“Cast a cold eye,
On life, on death
Horseman, pass by!”
-Under Ben Bulben
In 1938, Yeats was hard at work, scrambling to finish his endgame plays, Purgatory and The Death of Cuchulain. The Man and his Mask, Poet and Image, needed to face the inevitable and die with dignity before being raised to new life. The task at hand was to dramatize the lines in his death-piece, “Under Ben Bulben”: “Many times man lives and dies / between his two eternities, / that of race and that of soul.” The farewell to man comes in Purgatory, while the farewell to soul plays out in The Death of Cuchulain. The urgency Yeats felt to finish these plays sprang from his desire not only to complete his system in A Vision, but also to leave a legacy of hope for antithetical influx, a new beginning, and a new turn of the Great Wheel.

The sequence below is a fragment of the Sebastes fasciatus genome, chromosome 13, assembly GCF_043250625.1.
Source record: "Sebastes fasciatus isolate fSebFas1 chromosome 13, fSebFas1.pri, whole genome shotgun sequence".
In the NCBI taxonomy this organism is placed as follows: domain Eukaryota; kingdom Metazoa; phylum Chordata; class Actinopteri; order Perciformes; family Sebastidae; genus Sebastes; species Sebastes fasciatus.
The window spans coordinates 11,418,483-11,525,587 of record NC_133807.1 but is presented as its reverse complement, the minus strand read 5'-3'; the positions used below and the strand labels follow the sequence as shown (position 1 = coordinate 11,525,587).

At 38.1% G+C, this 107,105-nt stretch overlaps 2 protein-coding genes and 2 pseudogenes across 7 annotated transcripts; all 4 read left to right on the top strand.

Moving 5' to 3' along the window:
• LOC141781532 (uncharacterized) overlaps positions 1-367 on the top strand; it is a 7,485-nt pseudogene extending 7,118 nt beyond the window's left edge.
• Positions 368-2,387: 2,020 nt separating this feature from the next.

I have made my case for The Death of Cuchulain as Yeats’ endgame to the Cuchulain saga elsewhere, but in this paper I argue that the endgame of Purgatory is rooted in the “crisis of conscience” Yeats underwent after the Irish Rebellion that led him to the ambiguity about the “terrible beauty” of that event in his poem, “Easter 1916‚” as well as the vacillation in his play, The Dreaming of the Bones, written in 1917 but first performed publicly in 1933, where two hapless spirits from Ireland’s past, Diarmuid and Dervorgilla, fail to convince a Young Irelander to forgive them for betraying their country by letting the enemy in. More than two decades later, between March and May 1938, Yeats is finally ready to raise his voice for subjectivity and forgiveness in the drama he defined as “the tragedy of a house” and appropriately called Purgatory.